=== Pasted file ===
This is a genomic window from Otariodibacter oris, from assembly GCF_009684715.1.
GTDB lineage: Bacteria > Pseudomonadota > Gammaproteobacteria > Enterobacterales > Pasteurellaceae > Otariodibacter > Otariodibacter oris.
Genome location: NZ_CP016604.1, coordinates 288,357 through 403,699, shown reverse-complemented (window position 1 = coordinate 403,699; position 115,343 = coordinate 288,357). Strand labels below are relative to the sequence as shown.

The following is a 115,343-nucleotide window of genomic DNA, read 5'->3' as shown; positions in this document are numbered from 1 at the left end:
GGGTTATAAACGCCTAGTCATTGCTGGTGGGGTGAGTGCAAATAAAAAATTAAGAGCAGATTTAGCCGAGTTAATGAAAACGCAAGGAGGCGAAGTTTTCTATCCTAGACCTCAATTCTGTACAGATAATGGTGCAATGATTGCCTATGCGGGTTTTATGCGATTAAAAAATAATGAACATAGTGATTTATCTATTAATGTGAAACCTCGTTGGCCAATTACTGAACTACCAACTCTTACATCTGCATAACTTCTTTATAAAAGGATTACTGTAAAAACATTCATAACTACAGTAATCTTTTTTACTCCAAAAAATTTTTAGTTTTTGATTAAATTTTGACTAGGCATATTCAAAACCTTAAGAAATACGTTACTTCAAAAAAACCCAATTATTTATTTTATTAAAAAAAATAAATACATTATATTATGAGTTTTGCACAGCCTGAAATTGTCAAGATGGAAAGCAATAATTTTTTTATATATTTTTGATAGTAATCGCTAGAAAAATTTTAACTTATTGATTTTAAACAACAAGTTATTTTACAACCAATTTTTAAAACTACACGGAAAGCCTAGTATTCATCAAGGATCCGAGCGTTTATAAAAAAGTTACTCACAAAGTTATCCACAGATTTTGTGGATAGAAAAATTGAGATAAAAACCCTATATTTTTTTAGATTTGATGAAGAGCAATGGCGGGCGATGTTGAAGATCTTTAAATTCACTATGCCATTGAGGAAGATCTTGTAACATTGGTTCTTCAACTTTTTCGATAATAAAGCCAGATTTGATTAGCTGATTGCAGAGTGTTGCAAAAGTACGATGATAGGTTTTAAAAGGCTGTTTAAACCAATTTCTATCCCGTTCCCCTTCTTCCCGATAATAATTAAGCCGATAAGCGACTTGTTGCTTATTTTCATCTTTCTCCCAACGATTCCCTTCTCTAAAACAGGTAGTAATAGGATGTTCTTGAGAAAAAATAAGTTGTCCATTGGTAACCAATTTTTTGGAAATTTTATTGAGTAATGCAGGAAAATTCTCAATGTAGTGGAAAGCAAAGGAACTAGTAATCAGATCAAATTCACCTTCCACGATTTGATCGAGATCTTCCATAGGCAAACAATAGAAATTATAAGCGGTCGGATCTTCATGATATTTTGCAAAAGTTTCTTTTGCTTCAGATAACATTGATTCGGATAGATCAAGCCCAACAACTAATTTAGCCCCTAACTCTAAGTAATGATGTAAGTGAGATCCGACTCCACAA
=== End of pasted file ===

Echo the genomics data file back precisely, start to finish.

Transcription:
This is a genomic window from Otariodibacter oris, from assembly GCF_009684715.1.
GTDB lineage: Bacteria > Pseudomonadota > Gammaproteobacteria > Enterobacterales > Pasteurellaceae > Otariodibacter > Otariodibacter oris.
Genome location: NZ_CP016604.1, coordinates 288,357 through 403,699, shown reverse-complemented (window position 1 = coordinate 403,699; position 115,343 = coordinate 288,357). Strand labels below are relative to the sequence as shown.

The following is a 115,343-nucleotide window of genomic DNA, read 5'->3' as shown; positions in this document are numbered from 1 at the left end:
GGGTTATAAACGCCTAGTCATTGCTGGTGGGGTGAGTGCAAATAAAAAATTAAGAGCAGATTTAGCCGAGTTAATGAAAACGCAAGGAGGCGAAGTTTTCTATCCTAGACCTCAATTCTGTACAGATAATGGTGCAATGATTGCCTATGCGGGTTTTATGCGATTAAAAAATAATGAACATAGTGATTTATCTATTAATGTGAAACCTCGTTGGCCAATTACTGAACTACCAACTCTTACATCTGCATAACTTCTTTATAAAAGGATTACTGTAAAAACATTCATAACTACAGTAATCTTTTTTACTCCAAAAAATTTTTAGTTTTTGATTAAATTTTGACTAGGCATATTCAAAACCTTAAGAAATACGTTACTTCAAAAAAACCCAATTATTTATTTTATTAAAAAAAATAAATACATTATATTATGAGTTTTGCACAGCCTGAAATTGTCAAGATGGAAAGCAATAATTTTTTTATATATTTTTGATAGTAATCGCTAGAAAAATTTTAACTTATTGATTTTAAACAACAAGTTATTTTACAACCAATTTTTAAAACTACACGGAAAGCCTAGTATTCATCAAGGATCCGAGCGTTTATAAAAAAGTTACTCACAAAGTTATCCACAGATTTTGTGGATAGAAAAATTGAGATAAAAACCCTATATTTTTTTAGATTTGATGAAGAGCAATGGCGGGCGATGTTGAAGATCTTTAAATTCACTATGCCATTGAGGAAGATCTTGTAACATTGGTTCTTCAACTTTTTCGATAATAAAGCCAGATTTGATTAGCTGATTGCAGAGTGTTGCAAAAGTACGATGATAGGTTTTAAAAGGCTGTTTAAACCAATTTCTATCCCGTTCCCCTTCTTCCCGATAATAATTAAGCCGATAAGCGACTTGTTGCTTATTTTCATCTTTCTCCCAACGATTCCCTTCTCTAAAACAGGTAGTAATAGGATGTTCTTGAGAAAAAATAAGTTGTCCATTGGTAACCAATTTTTTGGAAATTTTATTGAGTAATGCAGGAAAATTCTCAATGTAGTGGAAAGCAAAGGAACTAGTAATCAGATCAAATTCACCTTCCACGATTTGATCGAGATCTTCCATAGGCAAACAATAGAAATTATAAGCGGTCGGATCTTCATGATATTTTGCAAAAGTTTCTTTTGCTTCAGATAACATTGATTCGGATAGATCAAGCCCAACAACTAATTTAGCCCCTAACTCTAAGTAATGATGTAAGTGAGATCCGACTCCACAA